Data on receipt of formal cessation-counselling training among third-year students of different disciplines within the same country were available for Albania, the Republic of Serbia (Belgrade), and Uganda. In Albania, nursing students (22.6%) were significantly more likely than medical students (10.3%) or pharmacy students (7.7%) to have received such training but not significantly more likely than dental students (14.2%). In the Republic of Serbia (Belgrade), medical (32.6%) and dental (20.7%) students were significantly more likely than pharmacy students (9.5%) to have received cessation training. In Uganda, nursing students (35.1%) were more than twice as likely as medical students (15.9%) to have received training. More than 90% of third-year students (range 90.3–99.0%) in every survey except medical students in Croatia (71.7%) thought health-profession students should receive cessation counselling training as part of their normal curriculum.

DISCUSSION

Health professionals who continue to smoke cigarettes send an inconsistent message to patients whom they counsel to quit smoking. Findings from the 2005 GHPS Pilot Study indicate that the current cigarette smoking rate among third-year health-profession students is higher than 20% in seven of the 10 countries surveyed. The public health community should target cigarette smoking among health profession students because this behaviour endangers their own health and reduces their ability to deliver effective anti-tobacco counselling to their patients. The findings in this report also indicate that most third-year health-profession students in the countries surveyed did not receive formal training in smoking cessation counselling, even though more than 90% of the same students want such training to be included in their formal curricula. All health-profession schools, public health organisations, and education officials should discourage tobacco use among health professionals and work together to design and implement programmes that train all health professionals in effective cessation-counselling techniques.

The WHO Framework Convention for Tobacco Control (WHO FCTC), adopted by the 56th World Health Assembly in May 2003, is the first international public health treaty on tobacco control.9 In addition to providing a blueprint for a global response to the pandemic of tobacco-induced death and disease, WHO FCTC calls for countries to use standard methods and procedures for surveillance. GHPS provides countries with a way to measure tobacco use among their third year health-profession students, the desire for cessation among students who smoke, the extent to which students are being trained to provide tobacco-cessation counselling, and the willingness of students to use such training to reduce tobacco use among their patients. The GHPS Pilot Study proved successful in terms of school and student participation, fieldwork procedures, data collection, cost, and reliability of data. In light of these successes, GHPS will be expanded during academic year 2005–06 to include approximately 40 additional countries. The goal of WHO, CDC, and CPHA is to gather data from all four disciplines in as many of the 192 WHO member states by the end of academic year 2008.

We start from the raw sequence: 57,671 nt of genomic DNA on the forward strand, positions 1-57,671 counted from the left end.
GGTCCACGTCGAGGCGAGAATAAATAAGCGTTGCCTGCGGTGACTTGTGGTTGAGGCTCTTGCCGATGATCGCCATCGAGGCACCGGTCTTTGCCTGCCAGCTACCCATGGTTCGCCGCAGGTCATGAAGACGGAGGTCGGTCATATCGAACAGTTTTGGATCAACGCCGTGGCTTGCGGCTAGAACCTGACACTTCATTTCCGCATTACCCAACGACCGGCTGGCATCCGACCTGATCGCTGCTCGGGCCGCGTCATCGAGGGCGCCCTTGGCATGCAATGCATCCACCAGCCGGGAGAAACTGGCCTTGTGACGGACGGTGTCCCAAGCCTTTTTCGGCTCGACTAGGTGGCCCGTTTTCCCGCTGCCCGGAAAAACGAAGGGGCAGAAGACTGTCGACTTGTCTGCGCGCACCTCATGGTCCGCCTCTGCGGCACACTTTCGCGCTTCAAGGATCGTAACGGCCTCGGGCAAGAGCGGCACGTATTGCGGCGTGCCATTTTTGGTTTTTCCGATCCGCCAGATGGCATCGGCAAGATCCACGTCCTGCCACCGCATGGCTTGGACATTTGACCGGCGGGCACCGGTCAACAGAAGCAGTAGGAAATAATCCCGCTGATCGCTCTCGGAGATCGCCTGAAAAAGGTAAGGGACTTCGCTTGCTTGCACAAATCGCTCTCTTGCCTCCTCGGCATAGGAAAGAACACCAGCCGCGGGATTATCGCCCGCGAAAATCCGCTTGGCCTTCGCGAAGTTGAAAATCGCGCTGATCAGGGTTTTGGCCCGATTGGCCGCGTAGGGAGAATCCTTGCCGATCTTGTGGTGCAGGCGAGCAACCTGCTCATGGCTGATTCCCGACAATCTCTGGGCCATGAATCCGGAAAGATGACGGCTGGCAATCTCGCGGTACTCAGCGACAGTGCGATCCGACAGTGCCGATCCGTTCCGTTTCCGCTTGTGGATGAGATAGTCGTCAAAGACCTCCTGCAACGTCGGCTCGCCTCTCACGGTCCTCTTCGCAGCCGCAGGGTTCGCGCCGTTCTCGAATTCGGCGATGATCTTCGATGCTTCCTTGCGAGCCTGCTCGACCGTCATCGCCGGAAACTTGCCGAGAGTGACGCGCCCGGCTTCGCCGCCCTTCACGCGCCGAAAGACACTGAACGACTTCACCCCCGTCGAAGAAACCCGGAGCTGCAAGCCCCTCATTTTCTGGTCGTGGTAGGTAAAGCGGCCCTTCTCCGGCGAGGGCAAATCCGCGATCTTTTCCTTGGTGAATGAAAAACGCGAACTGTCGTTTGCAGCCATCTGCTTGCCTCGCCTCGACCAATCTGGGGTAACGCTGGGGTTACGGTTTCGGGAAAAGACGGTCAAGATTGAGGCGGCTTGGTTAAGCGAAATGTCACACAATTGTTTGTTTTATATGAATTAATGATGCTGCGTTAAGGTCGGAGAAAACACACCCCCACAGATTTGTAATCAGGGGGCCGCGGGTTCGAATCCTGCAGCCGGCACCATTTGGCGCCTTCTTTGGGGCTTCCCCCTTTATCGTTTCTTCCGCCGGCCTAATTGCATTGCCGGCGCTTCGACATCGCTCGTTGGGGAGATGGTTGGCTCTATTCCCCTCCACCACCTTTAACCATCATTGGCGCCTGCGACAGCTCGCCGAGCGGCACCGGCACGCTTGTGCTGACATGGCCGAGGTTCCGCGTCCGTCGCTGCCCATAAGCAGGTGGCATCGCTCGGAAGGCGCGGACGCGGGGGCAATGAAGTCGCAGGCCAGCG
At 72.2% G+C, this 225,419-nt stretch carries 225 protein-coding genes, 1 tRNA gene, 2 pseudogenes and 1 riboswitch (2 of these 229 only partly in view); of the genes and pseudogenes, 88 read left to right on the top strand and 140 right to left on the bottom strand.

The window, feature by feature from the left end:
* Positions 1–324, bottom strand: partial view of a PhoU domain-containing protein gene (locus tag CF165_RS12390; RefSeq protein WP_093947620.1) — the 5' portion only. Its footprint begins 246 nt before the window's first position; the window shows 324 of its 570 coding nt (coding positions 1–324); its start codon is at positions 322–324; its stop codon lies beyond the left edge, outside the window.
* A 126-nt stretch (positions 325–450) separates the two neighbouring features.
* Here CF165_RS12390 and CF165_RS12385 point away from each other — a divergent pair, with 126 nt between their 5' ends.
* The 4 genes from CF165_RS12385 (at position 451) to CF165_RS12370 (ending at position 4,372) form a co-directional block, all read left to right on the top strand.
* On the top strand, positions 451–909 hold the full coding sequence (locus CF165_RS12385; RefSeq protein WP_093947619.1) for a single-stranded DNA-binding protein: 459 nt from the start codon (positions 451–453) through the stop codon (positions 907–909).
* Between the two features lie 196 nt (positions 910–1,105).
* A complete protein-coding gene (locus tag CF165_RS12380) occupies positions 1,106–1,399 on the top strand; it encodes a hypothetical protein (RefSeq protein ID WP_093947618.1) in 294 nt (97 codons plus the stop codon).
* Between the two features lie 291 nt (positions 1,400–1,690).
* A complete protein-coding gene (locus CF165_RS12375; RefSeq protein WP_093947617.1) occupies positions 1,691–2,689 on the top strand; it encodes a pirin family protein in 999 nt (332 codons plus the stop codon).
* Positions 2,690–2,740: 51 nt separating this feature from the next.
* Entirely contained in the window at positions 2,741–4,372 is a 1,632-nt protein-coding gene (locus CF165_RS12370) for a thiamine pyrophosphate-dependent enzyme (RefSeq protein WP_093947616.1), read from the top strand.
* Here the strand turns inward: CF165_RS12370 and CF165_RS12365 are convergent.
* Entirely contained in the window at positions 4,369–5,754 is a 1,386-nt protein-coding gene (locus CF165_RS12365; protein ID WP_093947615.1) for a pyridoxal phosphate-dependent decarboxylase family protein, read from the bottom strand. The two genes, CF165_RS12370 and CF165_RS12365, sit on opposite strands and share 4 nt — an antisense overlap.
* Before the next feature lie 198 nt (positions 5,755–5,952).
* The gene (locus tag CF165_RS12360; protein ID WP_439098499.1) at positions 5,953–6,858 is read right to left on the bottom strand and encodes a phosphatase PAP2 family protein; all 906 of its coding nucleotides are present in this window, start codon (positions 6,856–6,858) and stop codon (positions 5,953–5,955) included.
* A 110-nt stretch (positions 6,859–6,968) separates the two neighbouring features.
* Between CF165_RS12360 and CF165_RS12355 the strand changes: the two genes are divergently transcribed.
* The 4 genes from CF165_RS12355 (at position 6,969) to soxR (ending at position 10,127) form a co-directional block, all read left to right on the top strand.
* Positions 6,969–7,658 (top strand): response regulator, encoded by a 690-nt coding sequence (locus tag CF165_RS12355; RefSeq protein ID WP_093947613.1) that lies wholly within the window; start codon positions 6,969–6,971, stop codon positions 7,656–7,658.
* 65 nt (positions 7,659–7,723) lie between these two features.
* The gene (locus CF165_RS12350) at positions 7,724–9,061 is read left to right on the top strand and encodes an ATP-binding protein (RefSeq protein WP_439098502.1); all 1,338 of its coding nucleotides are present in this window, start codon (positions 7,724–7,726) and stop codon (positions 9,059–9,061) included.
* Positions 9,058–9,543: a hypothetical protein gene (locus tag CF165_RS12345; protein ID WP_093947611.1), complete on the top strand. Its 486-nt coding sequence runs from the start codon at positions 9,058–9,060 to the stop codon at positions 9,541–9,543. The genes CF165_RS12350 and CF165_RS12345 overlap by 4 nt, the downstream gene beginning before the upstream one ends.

What this paper adds

Health professionals can have a critical role in reducing tobacco use; even brief and simple advice from health professionals can substantially increase smoking cessation rates. Therefore, one of the strategies to reduce the number of smoking-related deaths is to encourage the involvement of health professionals in tobacco-use prevention and cessation counselling.

The findings in this report are subject to at least four limitations. First, because GHPS respondents are third-year health profession students who have not had substantial interaction with patients, survey results should not be extrapolated to account for practising health professionals in any of the countries. Second, the GHPS did not survey students in all health professions whose members could provide patients with cessation counselling (for example, chiropractors, traditional healers, psychologists, and counsellors). Third, because adult smoking rates across countries are not collected by using a standardised and consistent methodology, comparison of the prevalence in this report with the prevalence in the general adult populations is not possible. Finally, a reliability study of the GHPS core questionnaire items has not been undertaken but is required before full expansion of the survey.

The theme of WHO’s World No Tobacco Day (WNTD) 2005 was the role of health professionals in tobacco control. Organisations of health professionals are aware of members’ potential role and responsibility in tobacco control, and several have already initiated specific activities. For example, the Doctors’ Manifesto for Tobacco Control was launched in 2002 with the support of medical associations worldwide.10 In addition, several individual associations have adopted their own codes regarding tobacco control, such as the provision in the Pharmacists against Tobacco code of practice that bans smoking in pharmacies.

This report is based, in part, on contributions by: F Musoke, Makerere Univ, Kampala, Uganda; NA Labib, Cairo Univ, Cairo, Egypt; H Vrazic, European Medical Students’ Assoc, Zagreb, Croatia; R Shuperka, Institute of Public Health; A Lena, For a Tobacco Free Albania, Tirana, Albania; A Ramic-Catak, Federal Public Health Institute, Sarajevo, Federation of Bosnia and Herzegovina; D Stojiljkovic, Ministry of Health, Belgrade, Republic of Serbia; R Pitarque, Municipality of Olavaria, Buenos Aires, Argentina; Z Ali, Bangladesh Institute of Development Studies, Dhaka, Bangladesh; M Shah, Government Dental College and Hospital, Ahmedabad, India; M Miguel-Baquilod, Ministry of Health, Manila, Philippines; N Schneider, European Medical Students’ Assoc, Heidelberg, Germany; H Richter-Airijoki, C Audera-Lopez, T Musa, J-P Baptiste, T Butua, F El-Awa, H Nikogosian, K Schotte, A Peruga, K Rahman, B Fishburn, J Santos Tobacco Free Initiative, World Health Organization, Geneva, Switzerland.

REFERENCES

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Footnotes

  • Competing interests: none declared

  • This paper was first published in Morbidity and Mortality Weekly Reports ( MMWR2005;:–9)